Over time the Earth changes, and like humans it evolves. Changes in climate and changes brought about by human intervention have resulted in more than 99 percent of all species that ever lived on Earth are estimated to have died out. This amounts to over a staggering five billion species that will never be seen again except perhaps in photos, paintings or fossil remains.

Above, along the shoreline of Bacnotan, La Union, a young girl sits atop a pile of ancient giant clam shells. These massive clams existed from the Eocene epoch some 50 million years ago and their relatives can still be found around the Philippine seas. Unfortunately, they can also be found on the illicit black market. Just search the internet for giant clams and you will see what I mean.

Just recently some 125 pieces of fossilized Giant Clams (Tridacna gigas), the largest shell in the Philippines, were confiscated from three men who were reported by a local resident for hoarding these clams at their residence. At the time they were worth about P$36,000,000.00 (US$72,000.00) on the black market. But these are just fossils you say.

But this is not where the giant clams story ends. Every year Chinese boats are caught in Philippine waters with their hulls filled, yes filled, with giant clams. And no, not the long dead fossilized versions but those that were alive until they were illegally plucked from waters protected under the Philippines! And what can be done? You condemn the Chinese for their deplorable actions! You refuse to accept that being bullied by a nation with no morals and no regard for the environment and you become a naturalist and a conservationist! But for the millions of illegally harvested Giant Clams, you mourn their loss because they will not be coming back.

Are there times when humans mean good but are actually being harmful to nature? That may very well be the case in what was once a small fishing village in Oslob, Cebu. At one time the poor fishermen in this city barely got by with their meager catch. During rough weather they could not go out into the formidable ocean and for days on end, their families did without. Then one day the fishermen began to notice that several Whale Sharks were swimming about the small Oslob bay, searching for tiny shrimp and plankton. It didn’t take long before word got out and soon documentary crews and tourists began to descend on the small fishing village. Eventually someone got the idea that perhaps the poor fishing village could make money on this phenomenon and that set the wheels into motion. Now, thousands of eco-tourists arrive at Oslob each day for an opportunity to see these magnificent giant fish, and swim right next to them!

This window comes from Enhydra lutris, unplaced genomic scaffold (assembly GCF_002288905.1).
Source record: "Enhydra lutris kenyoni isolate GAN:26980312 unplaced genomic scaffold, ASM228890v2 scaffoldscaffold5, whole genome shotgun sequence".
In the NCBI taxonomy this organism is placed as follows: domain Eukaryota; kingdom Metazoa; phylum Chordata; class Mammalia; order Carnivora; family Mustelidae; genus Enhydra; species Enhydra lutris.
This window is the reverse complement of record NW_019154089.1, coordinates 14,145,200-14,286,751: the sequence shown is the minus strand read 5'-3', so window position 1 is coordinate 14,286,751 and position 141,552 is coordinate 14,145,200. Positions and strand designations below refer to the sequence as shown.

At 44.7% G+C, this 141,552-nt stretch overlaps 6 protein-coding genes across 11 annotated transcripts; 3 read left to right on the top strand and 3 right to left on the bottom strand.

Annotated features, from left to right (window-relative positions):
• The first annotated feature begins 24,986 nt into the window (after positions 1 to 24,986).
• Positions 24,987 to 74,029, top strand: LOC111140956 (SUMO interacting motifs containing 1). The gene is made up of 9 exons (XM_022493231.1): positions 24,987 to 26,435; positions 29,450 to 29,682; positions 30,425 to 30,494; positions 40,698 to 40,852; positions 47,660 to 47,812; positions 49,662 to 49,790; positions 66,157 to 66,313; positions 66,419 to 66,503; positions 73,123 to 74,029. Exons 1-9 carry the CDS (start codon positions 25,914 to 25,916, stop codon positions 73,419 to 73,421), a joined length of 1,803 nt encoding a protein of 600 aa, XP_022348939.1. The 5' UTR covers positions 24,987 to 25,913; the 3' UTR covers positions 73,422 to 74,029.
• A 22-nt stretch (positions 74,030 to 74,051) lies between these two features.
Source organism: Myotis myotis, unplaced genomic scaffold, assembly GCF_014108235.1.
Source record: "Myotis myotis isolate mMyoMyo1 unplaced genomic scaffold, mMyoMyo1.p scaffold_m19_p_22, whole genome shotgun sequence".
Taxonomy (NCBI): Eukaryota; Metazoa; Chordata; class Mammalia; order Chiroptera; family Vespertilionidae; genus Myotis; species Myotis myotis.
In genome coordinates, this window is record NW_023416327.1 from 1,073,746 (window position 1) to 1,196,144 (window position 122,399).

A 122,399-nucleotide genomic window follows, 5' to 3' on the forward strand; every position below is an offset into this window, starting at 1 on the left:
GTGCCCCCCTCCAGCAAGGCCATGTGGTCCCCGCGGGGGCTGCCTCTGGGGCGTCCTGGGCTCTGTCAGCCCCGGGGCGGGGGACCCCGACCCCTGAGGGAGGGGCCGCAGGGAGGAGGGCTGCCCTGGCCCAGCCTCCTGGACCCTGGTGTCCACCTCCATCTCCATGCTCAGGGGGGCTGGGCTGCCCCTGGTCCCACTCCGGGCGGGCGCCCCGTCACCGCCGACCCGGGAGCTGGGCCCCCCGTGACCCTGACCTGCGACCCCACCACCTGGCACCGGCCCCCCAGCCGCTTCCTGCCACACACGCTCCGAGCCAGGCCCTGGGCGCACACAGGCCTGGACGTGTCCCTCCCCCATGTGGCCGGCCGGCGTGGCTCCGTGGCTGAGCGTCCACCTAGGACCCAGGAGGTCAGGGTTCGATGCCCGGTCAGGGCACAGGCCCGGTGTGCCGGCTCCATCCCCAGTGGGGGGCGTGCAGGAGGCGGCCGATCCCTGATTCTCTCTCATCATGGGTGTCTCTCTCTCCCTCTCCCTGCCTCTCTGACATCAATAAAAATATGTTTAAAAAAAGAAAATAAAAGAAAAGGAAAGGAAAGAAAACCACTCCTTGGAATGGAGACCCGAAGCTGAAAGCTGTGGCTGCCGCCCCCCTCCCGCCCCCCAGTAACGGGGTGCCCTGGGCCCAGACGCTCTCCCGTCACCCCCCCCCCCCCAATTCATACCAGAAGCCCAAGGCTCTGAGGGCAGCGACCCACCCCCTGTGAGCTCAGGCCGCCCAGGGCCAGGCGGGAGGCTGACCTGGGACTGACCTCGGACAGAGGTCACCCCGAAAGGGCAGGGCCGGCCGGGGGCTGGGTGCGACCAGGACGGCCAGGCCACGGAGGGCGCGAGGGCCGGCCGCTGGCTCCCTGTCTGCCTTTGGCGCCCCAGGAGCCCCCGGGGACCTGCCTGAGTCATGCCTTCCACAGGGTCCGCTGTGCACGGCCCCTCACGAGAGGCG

But you would think that that is the end of a happy outcome to a nice story. I guess that would depend on who you talk to since this is really about a controversial subject – humans feeding wildlife. Because you see, the same fishermen who once hunted these giant creatures, now give them a daily handout of shrimp in order for them to come back each day and entertain the throngs who come here, pay their money and get an experience of a lifetime. Some have equated this to feeding animals in a zoo; they no longer have the ability to forage on their own and must depend on daily handouts. However, in the case of the Oslob Whale Sharks, that is only partially true. They do come back every day but are feed small amounts until a limited time. And since this small handout only constitutes a small percentage of their dietary needs, when the humans stop feeding them, the Whale Sharks leave to forage on their own.

This is no longer the dawn of man and his willful extermination of the Earths precious natural resources. Some think it is actually the nightfall of man, due to the rapid advance of global warming and the swift decline of native species of both plants and animals. And it seems apparent that with the denial of global warming we are taking far too long to make corrections that would reverse the trend.

So, again, I ask again, “Who is a famous Philippine naturalist?” The answer just might be: everyone of us!

All photographs are the copyright of Jim Jackson Photography and Nida Jackson Photography. Please contact me for authorization to use or for signed, high-resolution copies.